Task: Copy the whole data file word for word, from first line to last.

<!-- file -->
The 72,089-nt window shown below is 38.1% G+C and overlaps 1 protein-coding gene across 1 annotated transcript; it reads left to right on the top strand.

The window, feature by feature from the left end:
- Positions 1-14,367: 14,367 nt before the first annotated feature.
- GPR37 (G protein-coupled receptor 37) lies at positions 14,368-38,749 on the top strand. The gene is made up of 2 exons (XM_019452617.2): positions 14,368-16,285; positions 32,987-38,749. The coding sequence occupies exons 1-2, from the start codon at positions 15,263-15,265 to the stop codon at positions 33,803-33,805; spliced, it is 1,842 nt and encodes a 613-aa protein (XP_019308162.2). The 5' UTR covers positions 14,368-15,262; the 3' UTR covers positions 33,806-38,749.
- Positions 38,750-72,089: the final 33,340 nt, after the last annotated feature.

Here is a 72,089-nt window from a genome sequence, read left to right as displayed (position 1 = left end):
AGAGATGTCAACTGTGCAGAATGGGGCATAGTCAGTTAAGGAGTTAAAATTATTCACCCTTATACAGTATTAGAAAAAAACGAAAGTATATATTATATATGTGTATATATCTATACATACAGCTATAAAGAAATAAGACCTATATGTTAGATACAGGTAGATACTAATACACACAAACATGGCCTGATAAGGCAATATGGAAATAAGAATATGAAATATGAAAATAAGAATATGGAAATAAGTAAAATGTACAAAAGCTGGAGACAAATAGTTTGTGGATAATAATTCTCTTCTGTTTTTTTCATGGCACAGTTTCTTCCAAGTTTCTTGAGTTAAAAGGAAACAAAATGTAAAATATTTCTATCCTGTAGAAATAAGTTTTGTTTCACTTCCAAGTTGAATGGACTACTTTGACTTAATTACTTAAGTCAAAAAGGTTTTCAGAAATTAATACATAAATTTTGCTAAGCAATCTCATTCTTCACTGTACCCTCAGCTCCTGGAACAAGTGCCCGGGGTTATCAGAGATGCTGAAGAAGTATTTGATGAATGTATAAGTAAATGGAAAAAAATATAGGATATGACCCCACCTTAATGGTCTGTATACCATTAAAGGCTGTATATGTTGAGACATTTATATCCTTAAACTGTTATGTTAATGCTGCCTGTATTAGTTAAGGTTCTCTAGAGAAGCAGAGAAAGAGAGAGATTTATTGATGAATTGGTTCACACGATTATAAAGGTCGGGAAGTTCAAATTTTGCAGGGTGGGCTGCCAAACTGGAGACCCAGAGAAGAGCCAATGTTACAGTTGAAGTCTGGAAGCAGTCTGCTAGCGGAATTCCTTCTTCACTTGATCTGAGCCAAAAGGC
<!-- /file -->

The 72,089-nt window shown below is 38.1% G+C and overlaps 1 protein-coding gene across 1 annotated transcript; it reads left to right on the top strand.

The window, feature by feature from the left end:
- Positions 1-14,367: 14,367 nt before the first annotated feature.
- GPR37 (G protein-coupled receptor 37) lies at positions 14,368-38,749 on the top strand. The gene is made up of 2 exons (XM_019452617.2): positions 14,368-16,285; positions 32,987-38,749. The coding sequence occupies exons 1-2, from the start codon at positions 15,263-15,265 to the stop codon at positions 33,803-33,805; spliced, it is 1,842 nt and encodes a 613-aa protein (XP_019308162.2). The 5' UTR covers positions 14,368-15,262; the 3' UTR covers positions 33,806-38,749.
- Positions 38,750-72,089: the final 33,340 nt, after the last annotated feature.

Here is a 72,089-nt window from a genome sequence, read left to right as displayed (position 1 = left end):
AGAGATGTCAACTGTGCAGAATGGGGCATAGTCAGTTAAGGAGTTAAAATTATTCACCCTTATACAGTATTAGAAAAAAACGAAAGTATATATTATATATGTGTATATATCTATACATACAGCTATAAAGAAATAAGACCTATATGTTAGATACAGGTAGATACTAATACACACAAACATGGCCTGATAAGGCAATATGGAAATAAGAATATGAAATATGAAAATAAGAATATGGAAATAAGTAAAATGTACAAAAGCTGGAGACAAATAGTTTGTGGATAATAATTCTCTTCTGTTTTTTTCATGGCACAGTTTCTTCCAAGTTTCTTGAGTTAAAAGGAAACAAAATGTAAAATATTTCTATCCTGTAGAAATAAGTTTTGTTTCACTTCCAAGTTGAATGGACTACTTTGACTTAATTACTTAAGTCAAAAAGGTTTTCAGAAATTAATACATAAATTTTGCTAAGCAATCTCATTCTTCACTGTACCCTCAGCTCCTGGAACAAGTGCCCGGGGTTATCAGAGATGCTGAAGAAGTATTTGATGAATGTATAAGTAAATGGAAAAAAATATAGGATATGACCCCACCTTAATGGTCTGTATACCATTAAAGGCTGTATATGTTGAGACATTTATATCCTTAAACTGTTATGTTAATGCTGCCTGTATTAGTTAAGGTTCTCTAGAGAAGCAGAGAAAGAGAGAGATTTATTGATGAATTGGTTCACACGATTATAAAGGTCGGGAAGTTCAAATTTTGCAGGGTGGGCTGCCAAACTGGAGACCCAGAGAAGAGCCAATGTTACAGTTGAAGTCTGGAAGCAGTCTGCTAGCGGAATTCCTTCTTCACTTGATCTGAGCCAAAAGGC